Modern education has failed to to keep up with the needs of the new economy
In a world where the essential factors of production - land, labour, and capital (excluding entrepreneurship) - are absent, 'knowledge' becomes the sole meaningful resource, says Austrian-American author Peter Ferdinand Drucker. In his 1993 book, Post-Capitalist Society, Drucker predicted that, within two to three decades, the only decisive factor of production would be knowledgeable workers. Similarly, in 1992, Tom Peters described the work culture at McKinsey, a management consulting company, in his book Liberation Management, as one where 'conversation is the organisation'. The concept was to fully utilise available resources and create an organisation capable of meeting client demands.
Since the early 1990s, knowledgeable and experienced individuals have advocated for the identification of new management practices and the development of resources to address the unpredictable and rapidly changing environment. In the past three decades, the world has been striving to create a workforce with sufficient knowledge through formal education and experience.
Formal education in Nepal began in 1835 with the establishment of Durbar School. However, the modern education system was introduced in the 1990s following the abolition of the Panchayat system and the introduction of a multi-party democracy. Despite claims of fundamental changes in the education system and curriculum, the modern education system in Nepal has not brought about significant changes.
Until recently, the only way to secure an official position was by acquiring qualifications through formal education. However, the Internet's introduction and rapid growth and reach have disrupted this long-standing belief. Easy access to unlimited knowledge with no pre-conditions and the ability to work remotely with only knowledge as a requirement have initiated the beginning of a new economy. Despite this, the education system, which even Gen Z has been instilled with, has failed to impart the basic paradigms of the new economy.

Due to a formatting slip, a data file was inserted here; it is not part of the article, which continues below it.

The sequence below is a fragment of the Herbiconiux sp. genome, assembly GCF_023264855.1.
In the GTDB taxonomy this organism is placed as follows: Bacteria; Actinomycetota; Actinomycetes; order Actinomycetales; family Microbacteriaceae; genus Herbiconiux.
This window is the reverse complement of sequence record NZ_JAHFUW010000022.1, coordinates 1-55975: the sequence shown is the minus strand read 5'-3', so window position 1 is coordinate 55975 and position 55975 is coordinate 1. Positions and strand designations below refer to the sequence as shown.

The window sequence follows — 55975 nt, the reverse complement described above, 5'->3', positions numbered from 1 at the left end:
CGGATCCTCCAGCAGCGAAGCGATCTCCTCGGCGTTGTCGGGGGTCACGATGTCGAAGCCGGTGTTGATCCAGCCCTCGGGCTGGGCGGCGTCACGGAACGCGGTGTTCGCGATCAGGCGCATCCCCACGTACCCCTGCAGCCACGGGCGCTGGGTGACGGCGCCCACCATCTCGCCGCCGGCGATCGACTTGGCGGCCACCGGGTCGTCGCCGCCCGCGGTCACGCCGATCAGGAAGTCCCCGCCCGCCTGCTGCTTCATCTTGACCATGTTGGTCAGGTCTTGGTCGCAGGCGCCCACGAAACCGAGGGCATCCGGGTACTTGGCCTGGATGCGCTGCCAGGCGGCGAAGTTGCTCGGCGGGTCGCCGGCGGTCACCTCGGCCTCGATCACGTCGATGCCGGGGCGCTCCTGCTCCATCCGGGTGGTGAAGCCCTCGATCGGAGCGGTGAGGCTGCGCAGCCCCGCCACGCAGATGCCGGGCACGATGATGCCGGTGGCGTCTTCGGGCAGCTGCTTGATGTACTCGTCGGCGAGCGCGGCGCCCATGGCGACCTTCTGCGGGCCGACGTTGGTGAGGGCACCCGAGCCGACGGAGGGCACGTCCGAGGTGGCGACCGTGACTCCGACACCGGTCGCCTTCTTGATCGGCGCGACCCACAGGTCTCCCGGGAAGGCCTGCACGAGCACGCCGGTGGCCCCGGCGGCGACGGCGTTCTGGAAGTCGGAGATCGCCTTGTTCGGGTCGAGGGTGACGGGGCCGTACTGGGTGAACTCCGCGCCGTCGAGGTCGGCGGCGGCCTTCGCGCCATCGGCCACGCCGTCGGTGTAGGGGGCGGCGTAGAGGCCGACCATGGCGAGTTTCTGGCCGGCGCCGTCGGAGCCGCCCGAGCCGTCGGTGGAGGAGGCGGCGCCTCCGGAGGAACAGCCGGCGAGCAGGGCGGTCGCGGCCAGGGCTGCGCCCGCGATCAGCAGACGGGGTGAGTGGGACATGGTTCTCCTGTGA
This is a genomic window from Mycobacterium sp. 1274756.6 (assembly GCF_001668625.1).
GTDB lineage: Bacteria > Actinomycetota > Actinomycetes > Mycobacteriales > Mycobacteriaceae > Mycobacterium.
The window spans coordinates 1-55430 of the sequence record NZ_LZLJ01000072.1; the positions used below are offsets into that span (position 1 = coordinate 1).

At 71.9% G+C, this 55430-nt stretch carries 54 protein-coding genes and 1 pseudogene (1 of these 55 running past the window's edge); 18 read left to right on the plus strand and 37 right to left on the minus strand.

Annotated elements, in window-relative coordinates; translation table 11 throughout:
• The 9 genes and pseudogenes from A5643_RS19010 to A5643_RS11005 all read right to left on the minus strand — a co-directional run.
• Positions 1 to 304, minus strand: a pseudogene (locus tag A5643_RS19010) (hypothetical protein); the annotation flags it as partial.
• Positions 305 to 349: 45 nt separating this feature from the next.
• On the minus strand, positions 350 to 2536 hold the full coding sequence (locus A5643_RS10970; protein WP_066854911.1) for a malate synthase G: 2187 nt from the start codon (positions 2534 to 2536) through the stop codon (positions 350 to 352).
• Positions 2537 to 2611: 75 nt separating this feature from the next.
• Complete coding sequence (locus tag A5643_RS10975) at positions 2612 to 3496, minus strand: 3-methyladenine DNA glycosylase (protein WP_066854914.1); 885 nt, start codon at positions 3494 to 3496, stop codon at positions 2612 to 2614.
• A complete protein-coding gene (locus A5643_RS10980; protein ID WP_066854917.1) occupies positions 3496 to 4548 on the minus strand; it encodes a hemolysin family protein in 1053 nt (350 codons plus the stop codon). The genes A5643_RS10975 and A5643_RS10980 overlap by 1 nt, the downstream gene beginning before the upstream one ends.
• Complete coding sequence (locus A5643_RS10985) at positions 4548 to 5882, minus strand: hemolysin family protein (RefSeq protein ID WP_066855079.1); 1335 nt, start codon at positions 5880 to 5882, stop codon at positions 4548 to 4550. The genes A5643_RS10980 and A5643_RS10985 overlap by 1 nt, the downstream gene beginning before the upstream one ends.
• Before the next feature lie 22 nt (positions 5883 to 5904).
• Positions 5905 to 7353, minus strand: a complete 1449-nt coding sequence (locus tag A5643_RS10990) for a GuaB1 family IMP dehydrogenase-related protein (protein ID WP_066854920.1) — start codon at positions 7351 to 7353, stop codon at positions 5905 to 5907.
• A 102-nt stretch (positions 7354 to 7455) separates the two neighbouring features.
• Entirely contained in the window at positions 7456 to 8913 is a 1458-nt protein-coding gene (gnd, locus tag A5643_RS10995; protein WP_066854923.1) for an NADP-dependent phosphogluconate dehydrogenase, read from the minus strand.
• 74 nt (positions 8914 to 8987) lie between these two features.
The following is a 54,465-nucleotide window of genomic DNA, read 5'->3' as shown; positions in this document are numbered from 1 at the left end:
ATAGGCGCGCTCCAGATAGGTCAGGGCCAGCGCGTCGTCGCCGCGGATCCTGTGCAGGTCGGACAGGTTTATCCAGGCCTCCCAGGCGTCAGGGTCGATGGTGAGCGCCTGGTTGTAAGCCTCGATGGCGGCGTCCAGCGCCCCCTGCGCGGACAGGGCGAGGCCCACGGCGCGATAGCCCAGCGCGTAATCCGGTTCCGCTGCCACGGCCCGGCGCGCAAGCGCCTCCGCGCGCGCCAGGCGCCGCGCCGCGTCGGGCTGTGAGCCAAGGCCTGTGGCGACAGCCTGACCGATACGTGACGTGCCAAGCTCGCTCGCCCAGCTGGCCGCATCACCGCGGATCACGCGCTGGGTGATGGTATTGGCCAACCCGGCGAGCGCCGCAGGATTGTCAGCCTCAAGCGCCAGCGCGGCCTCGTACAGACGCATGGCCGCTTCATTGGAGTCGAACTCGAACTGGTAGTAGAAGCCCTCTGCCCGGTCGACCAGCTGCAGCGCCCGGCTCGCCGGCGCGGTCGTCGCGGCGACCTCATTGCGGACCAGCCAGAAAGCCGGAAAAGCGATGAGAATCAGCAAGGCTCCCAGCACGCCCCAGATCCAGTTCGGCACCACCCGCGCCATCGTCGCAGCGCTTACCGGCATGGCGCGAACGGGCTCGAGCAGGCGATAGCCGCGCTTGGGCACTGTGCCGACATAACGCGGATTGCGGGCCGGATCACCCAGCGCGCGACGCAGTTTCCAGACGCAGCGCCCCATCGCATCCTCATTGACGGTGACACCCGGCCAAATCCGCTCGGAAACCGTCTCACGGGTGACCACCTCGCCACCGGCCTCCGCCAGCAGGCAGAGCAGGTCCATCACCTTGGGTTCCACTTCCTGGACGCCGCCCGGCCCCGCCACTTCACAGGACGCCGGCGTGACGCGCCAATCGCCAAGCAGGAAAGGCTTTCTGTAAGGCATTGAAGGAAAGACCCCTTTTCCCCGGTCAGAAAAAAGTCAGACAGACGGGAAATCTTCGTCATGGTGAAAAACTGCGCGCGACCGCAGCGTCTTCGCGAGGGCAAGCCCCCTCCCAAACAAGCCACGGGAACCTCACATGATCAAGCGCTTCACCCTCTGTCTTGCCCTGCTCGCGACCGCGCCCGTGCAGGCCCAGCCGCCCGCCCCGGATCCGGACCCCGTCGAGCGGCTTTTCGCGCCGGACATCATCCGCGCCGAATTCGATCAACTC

The entire world, from educational institutions to corporations, has shifted towards digitisation. The COVID-19 has created a new buzzword: the new normal - a world where people were confined to homes, businesses were halted, educational institutions remain closed, and the entire world was on a standstill contemplating the unexpected. The digitisation process, which was fast-forwarded by the pandemic, compelled educational systems worldwide to shift to online classes and distance learning. Although digitisation in the education system was anticipated to create equality, it has created a digital divide spanning across genders and geographies, to name a few. Students with digital access were privileged enough to continue their education while others could only dream of it. The idea of digital inclusiveness to bridge the gap was only planned through an ICT blueprint that is yet to be executed. Today, educational institutions in developing countries are still far behind in investing in digital-friendly classrooms, labs, and infrastructures. There is enough evidence of the poor quality of students that the lack of infrastructure and execution plan produces.